After robbing a bank in Kansas and escaping jail, Seth Gecko (George Clooney) and his slightly psychotic and deeply unwell brother Richard (Quentin Tarantino) hold up Benny's World of Liquor where they add store clerk Pete Bottoms (John Hawkes) and Texas Ranger Earl McGraw (Michael Parks) to their ever-growing list of casualties. The two are pursued by FBI Agent Stanley Chase (John Saxon) and after leaving the liquor store in flaming ruin the two head to the Mexican border with their hostage bank teller Gloria Hill (Brenda Hillhouse) in tow. They pull in at the Dew Drop Motel in Texas where they bump into the Fuller family. Jacob (Harvey Keitel) has taken his adopted son Scott (Ernest Liu) and daughter Kate (Juliette Lewis) on a vacation. Jacob is a minister in the midst of a crisis of faith after the death of his wife. Seth and Richie commandeer Jacob's RV to smuggle them across the border at gunpoint and order to take them to their rendez-vous. The minister is to take them to the Titty Twister bar where the brothers will meet their contact Carlos (Cheech Marin) at dawn providing them shelter at El Rey. Carlos figures that a bar doubling as a stripclub/brothel will offer all the necessary entertainment.

The Titty Twister proudly exclaims to be open from “dusk till dawn” and if Chet Pussy (Cheech Marin) is to be believed they have every kind of girl for every kind of customer. The intrepid gang first meet resistance from bartender Razor Charlie (Danny Trejo) who insists that they don’t fit their strict “bikers and truckers only” policy. Jacob is able to negotiate their entry on a technicality. Before long they are introduced to the bar’s main attraction, the devilishly beautiful Satánico Pandemónium (Salma Hayek) whose dance of seduction instantly beguiles and enslaves Richie. When the bar employees reveal themselves to be a reptilian breed of vampires known as culebra the group find allies in tough bikers Sex Machine (Tom Savini) and Frost (Fred Williamson). They are able to hold their own against the first wave, but the things have a nasty habit of resurrecting their previously claimed human victims. As the vampires re-emerge and start to claw down the group must stay alive to reach the liberating rays of daylight.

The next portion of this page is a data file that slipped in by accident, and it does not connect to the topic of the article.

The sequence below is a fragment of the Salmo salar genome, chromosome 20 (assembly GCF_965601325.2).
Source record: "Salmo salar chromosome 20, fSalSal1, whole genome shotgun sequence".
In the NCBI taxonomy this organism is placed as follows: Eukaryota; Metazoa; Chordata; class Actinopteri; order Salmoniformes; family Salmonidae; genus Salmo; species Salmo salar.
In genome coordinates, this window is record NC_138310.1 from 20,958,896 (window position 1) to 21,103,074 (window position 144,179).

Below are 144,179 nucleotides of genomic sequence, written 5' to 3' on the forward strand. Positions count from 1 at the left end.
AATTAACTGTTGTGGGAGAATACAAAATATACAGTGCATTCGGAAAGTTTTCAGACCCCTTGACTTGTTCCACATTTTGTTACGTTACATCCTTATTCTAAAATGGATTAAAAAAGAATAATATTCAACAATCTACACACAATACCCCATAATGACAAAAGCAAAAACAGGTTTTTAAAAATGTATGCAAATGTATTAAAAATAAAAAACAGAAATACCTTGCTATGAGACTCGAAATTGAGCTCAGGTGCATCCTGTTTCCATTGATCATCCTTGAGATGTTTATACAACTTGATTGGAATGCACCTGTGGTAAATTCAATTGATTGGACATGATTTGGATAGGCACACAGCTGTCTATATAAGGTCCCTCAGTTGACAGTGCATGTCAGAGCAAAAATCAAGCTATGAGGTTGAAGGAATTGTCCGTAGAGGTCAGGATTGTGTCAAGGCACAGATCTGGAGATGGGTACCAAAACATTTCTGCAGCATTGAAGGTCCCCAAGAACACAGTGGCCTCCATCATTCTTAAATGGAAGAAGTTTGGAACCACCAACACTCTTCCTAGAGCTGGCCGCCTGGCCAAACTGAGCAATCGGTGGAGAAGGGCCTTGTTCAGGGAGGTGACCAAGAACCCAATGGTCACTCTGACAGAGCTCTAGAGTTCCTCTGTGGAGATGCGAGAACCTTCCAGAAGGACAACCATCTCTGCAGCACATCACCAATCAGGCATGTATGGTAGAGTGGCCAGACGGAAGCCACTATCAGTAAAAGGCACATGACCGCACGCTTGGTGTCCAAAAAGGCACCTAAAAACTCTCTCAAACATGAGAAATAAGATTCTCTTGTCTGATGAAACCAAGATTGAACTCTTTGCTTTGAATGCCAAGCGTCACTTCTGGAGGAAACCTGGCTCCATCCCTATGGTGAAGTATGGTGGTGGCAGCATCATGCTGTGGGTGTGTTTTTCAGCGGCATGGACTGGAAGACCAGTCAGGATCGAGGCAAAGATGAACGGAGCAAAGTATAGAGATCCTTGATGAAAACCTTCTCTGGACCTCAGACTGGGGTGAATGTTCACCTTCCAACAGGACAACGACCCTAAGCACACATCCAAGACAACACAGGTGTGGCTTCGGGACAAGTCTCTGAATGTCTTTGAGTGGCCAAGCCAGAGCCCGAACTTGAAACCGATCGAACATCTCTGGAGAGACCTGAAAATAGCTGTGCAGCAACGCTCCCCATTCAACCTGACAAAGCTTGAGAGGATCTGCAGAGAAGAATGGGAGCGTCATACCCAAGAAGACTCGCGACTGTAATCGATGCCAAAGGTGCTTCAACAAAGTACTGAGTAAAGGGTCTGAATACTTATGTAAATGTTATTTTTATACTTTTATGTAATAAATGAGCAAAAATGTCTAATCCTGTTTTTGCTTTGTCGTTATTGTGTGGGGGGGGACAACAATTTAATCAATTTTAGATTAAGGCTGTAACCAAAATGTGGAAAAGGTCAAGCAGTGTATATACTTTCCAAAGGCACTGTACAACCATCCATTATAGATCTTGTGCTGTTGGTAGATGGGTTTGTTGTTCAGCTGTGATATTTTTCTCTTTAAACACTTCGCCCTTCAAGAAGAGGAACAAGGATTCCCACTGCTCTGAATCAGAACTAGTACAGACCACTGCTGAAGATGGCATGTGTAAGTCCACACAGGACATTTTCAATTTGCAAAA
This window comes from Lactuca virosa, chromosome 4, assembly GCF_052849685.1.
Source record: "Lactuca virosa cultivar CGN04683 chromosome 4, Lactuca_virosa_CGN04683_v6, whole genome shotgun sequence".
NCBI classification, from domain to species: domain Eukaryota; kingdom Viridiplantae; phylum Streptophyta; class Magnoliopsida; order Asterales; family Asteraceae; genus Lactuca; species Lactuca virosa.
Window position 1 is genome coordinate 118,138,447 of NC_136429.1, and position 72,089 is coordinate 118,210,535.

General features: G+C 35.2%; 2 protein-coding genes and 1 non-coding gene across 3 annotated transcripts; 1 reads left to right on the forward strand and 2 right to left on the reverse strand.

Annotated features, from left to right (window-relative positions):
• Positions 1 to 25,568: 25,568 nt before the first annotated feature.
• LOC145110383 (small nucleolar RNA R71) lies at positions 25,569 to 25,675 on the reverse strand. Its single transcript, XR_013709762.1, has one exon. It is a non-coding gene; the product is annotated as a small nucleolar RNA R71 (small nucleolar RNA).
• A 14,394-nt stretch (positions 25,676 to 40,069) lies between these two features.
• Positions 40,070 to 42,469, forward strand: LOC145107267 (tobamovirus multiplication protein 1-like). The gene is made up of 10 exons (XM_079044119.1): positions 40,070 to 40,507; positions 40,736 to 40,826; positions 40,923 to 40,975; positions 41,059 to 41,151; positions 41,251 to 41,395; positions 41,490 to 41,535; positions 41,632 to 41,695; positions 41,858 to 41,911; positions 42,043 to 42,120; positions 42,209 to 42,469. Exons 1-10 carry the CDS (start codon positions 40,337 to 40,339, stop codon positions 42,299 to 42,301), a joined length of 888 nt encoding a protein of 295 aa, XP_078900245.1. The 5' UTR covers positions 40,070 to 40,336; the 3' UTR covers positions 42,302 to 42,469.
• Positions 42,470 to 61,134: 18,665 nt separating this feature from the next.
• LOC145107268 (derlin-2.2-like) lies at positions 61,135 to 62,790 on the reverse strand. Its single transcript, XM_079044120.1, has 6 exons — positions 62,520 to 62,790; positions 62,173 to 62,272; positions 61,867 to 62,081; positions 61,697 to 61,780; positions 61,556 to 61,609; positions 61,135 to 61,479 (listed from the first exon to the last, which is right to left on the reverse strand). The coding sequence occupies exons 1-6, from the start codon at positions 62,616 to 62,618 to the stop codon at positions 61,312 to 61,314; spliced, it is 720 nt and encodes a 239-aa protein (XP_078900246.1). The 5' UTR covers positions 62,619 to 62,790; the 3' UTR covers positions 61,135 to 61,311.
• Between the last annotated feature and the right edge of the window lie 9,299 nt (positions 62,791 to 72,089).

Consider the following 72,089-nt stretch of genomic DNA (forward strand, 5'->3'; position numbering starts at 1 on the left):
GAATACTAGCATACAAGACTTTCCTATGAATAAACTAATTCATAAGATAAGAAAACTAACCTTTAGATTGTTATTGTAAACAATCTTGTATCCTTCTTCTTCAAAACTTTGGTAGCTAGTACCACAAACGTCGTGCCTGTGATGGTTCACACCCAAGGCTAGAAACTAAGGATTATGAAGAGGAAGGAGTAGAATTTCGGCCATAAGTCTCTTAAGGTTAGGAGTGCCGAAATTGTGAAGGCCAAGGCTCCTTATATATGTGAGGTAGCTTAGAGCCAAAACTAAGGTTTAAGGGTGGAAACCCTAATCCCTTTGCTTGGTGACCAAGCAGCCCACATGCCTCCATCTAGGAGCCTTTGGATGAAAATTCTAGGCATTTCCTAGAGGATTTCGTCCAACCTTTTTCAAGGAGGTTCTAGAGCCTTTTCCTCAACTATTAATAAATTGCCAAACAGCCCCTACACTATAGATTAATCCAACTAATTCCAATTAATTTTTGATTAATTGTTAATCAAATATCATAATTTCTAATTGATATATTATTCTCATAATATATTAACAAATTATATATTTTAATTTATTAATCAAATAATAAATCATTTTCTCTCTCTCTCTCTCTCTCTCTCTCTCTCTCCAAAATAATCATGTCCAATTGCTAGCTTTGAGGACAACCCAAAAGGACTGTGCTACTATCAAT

George Clooney had played a guest role on the CBS hospital sitcom E/R (1984) and just finished his 6-year run as Doug Ross on the NBC medical drama ER (1994-2009). About ten years before Clooney had been in the horror spoofs Return to Horror High (1987) and Return of the Killer Tomatoes! (1988). Juliette Lewis was the prerequisite Hollywood alternative chick. Her star was rising due to her roles in Cape Fear (1991), Natural Born Killers (1994), The Basketball Diaries (1995), and Strange Days (1995). Harvey Keitel was and is a living legend and has played many iconic roles. Keitel has worked with Martin Scorsese, Quentin Tarantino, Jane Campion, and Abel Ferrara appearing in, among many others, Mean Streets (1973), Taxi Driver (1976), the comedy Mother, Jugs & Speed (1976), Reservoir Dogs (1992), Pulp Fiction (1994), Bad Lieutenant (1992), and The Piano (1993). To top things off, the all-star cast is anchored by pulp cinema pillars Fred Williamson, John Saxon and Tom Savini and Rodriguez regulars Cheech Marin and Danny Trejo. This being a Tarantino script every line Clooney (and every other main character, Fullers excepted) utters is filled with rapid-fire expletives and random profanity. And then there’s her, Salma Hayek.

Salma Hayek as Satánico Pandemónium

No coverage of From Dusk Till Dawn is complete without mentioning, obligatory or otherwise, Salma Hayek. Are we terribly dating ourselves by calling Salma a hot tamale? Hayek’s electrifying performance was a sure-shot to international superstardom, if her sizzling role as the love interest in Desperado (1995) hadn’t done so already. Only Laura Cerón from ER (1994-2009) came close to matching la Hayek. In these times before Eva Longoria, Ana Ortiz, and Selena Gomez; Hayek was Mexico’s biggest export.